Office owners and landlords are investing millions in “proptech” such as touchless doors and air filtration systems. Some have tripled their budget for janitorial services, often cleaning public spaces up to three times a day.
But getting employees to return to work full time will take more than brick and mortar investments, according to panel of experts at the National Association of Real Estate Editors 2021 Conference in Miami.
Lenny Beaudoin, CBRE Executive Managing Director and Global Lead, Workplace, Design, Occupancy said the post-COVID office quandary will be how to balance remote work with a return to the office.
“When we surveyed our top clients, large occupiers of office space, 87% believe their future is some sort of hybrid — either balancing work remote or work at some split basis of time in and out of the office,” he said. But what may seem counterintuitive, as many as 85% of that same cohort of large office users say they will require employees to return to the office several days per week.
Fear of contracting COVID is not what’s keeping employees from returning to work. If that were the case, they wouldn’t be going out to restaurants, concerts, ballgames and other large public events. The reluctance to break from the work from home culture is about convenience, cost of commuting and work-life balance, Beaudoin said.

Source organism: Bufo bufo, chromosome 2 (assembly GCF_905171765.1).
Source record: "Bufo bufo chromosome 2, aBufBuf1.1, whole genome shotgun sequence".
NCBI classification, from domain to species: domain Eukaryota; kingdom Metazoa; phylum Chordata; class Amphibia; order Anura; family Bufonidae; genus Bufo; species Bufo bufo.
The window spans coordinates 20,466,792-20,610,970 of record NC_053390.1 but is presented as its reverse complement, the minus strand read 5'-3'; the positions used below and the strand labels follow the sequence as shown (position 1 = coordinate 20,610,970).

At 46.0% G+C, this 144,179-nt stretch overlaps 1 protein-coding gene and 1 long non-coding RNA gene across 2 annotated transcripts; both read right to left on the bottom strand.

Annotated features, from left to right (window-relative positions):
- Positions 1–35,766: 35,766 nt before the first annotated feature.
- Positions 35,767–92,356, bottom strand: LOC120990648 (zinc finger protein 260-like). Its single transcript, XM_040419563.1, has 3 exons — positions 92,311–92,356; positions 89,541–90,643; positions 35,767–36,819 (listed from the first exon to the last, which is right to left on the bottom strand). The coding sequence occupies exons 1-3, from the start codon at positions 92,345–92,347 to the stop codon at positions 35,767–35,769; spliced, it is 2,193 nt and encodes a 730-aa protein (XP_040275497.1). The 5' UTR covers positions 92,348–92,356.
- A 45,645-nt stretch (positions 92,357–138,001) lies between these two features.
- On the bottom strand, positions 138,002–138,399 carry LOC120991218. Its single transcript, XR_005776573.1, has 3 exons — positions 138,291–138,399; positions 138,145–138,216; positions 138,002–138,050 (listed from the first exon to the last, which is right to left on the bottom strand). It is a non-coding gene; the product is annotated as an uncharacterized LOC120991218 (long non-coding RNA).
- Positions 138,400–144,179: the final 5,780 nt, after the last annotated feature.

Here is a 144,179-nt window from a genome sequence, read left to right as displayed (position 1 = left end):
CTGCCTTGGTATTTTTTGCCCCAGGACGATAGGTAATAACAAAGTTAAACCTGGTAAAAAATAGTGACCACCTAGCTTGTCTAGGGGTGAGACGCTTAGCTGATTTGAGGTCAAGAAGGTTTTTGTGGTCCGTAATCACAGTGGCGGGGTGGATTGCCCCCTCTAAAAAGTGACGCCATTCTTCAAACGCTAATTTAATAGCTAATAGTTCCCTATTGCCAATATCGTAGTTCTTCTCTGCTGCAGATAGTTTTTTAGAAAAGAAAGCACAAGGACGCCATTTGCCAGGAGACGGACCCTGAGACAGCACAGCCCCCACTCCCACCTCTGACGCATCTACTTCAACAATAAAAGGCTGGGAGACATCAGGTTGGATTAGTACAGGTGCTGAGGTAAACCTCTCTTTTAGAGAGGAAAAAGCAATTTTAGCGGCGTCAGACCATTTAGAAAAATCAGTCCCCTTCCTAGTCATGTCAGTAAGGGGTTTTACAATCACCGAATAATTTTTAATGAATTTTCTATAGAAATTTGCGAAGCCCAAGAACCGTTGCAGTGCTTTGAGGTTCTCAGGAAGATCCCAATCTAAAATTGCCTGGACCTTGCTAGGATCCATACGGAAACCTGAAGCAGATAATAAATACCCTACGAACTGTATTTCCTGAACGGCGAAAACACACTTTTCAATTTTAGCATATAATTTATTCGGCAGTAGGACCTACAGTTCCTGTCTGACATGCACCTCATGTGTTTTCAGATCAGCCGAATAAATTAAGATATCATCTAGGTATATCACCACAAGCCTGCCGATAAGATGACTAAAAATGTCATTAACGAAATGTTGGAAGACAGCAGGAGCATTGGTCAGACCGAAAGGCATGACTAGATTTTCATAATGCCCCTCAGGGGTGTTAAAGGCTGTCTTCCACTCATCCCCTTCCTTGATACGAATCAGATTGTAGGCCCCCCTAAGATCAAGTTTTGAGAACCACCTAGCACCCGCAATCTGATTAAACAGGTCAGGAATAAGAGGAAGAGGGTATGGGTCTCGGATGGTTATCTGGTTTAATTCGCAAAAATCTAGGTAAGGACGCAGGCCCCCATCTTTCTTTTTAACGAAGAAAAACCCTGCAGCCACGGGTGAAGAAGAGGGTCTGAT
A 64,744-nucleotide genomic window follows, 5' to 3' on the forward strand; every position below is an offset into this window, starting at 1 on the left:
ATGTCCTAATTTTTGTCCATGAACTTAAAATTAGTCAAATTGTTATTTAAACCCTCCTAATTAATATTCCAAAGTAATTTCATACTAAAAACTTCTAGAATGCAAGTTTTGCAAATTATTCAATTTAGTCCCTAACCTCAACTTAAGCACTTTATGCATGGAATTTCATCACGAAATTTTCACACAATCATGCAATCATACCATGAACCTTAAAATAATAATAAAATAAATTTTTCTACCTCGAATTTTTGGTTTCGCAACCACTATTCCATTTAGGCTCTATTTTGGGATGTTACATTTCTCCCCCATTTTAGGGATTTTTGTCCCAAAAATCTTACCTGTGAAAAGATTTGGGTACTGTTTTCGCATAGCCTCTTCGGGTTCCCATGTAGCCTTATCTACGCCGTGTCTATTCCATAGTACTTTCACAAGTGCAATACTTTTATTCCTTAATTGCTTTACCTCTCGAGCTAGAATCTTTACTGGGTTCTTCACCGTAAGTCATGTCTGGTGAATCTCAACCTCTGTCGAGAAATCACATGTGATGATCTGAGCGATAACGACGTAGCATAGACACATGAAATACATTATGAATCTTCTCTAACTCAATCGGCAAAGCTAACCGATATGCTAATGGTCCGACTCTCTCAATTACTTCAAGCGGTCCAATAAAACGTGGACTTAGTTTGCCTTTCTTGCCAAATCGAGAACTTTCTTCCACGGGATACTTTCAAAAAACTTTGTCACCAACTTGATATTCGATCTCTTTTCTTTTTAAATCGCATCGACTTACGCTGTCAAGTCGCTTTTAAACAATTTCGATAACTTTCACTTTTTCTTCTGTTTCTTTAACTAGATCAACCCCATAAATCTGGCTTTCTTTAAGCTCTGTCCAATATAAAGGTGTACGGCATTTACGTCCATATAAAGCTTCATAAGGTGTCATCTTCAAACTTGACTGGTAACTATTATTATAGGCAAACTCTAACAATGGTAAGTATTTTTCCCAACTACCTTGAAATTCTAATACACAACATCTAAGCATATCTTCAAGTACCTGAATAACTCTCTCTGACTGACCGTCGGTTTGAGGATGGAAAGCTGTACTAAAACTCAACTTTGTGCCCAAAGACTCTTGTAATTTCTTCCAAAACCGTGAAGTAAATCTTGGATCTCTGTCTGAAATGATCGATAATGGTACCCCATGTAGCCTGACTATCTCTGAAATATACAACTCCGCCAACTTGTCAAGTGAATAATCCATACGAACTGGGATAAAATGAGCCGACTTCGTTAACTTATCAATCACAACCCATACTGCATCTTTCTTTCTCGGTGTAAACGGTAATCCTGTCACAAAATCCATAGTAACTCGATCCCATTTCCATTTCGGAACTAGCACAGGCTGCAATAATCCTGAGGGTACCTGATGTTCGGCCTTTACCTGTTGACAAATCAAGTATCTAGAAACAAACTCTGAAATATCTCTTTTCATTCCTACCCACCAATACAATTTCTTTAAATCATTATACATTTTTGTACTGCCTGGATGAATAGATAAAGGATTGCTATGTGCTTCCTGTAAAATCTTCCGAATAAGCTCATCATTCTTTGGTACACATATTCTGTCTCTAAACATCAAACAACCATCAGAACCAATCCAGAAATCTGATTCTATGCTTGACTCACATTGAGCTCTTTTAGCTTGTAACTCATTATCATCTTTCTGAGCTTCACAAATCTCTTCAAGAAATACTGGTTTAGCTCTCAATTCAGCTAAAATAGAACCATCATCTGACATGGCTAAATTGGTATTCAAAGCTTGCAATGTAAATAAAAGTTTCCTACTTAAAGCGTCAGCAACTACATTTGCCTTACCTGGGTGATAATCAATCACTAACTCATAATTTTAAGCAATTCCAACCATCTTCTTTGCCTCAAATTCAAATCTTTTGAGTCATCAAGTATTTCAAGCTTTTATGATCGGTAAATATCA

Diana Farmer-Gonzalez, managing director for Gensler’s Miami office, said the workplace of the future will be a hybrid environment. “Noone’s going to come back to the office the same way they left,” she said. “And so every company is going through a change in management process, in operational process and trying to understand the employees’ needs in a way that’s not just the most innovative companies. It’s everything.”
The new hybrid office space relies on flexibility and social distancing. Employers are now faced with a generation of workers who have never worked in a traditional office setting. It raises alarming concerns about employee engagement and retention.
“The survey of our younger coworker, or younger cohort group, has been the most disenfranchised by working remote, although it’s been wonderful,” Farmer-Gonzalez said. “There’s a lack of mentorship, there’s a lack of a cohort group of learning peripherally about the culture, and also just learning platforms that happen when you’re in person or in the same space together — that you get to experience. So they do a different concept of what it is to work from home.”
Beaudoin said the youngest employees are the most difficult to retain, and to lure back to the office. “When you look at how companies are approaching this, they’re approaching this like a campaign because they’re having to retrain, re-energize, retool their workforce, to break this habit exclusively working from home and draw them back to the office.”
Responding to the hybrid workplace and COVID protocols forced employers to redesign the offices in ways that improve efficiency and encourage collaboration with less density and fewer enclosed offices.
“Some of the most interesting findings that we’re having around real estate isn’t the most innovative companies are actually asking for a quarter to a third more (square footage) because density is no longer king. Now it’s about where do I do my best work in all different kinds of settings,” Farmer-Gonzoles said.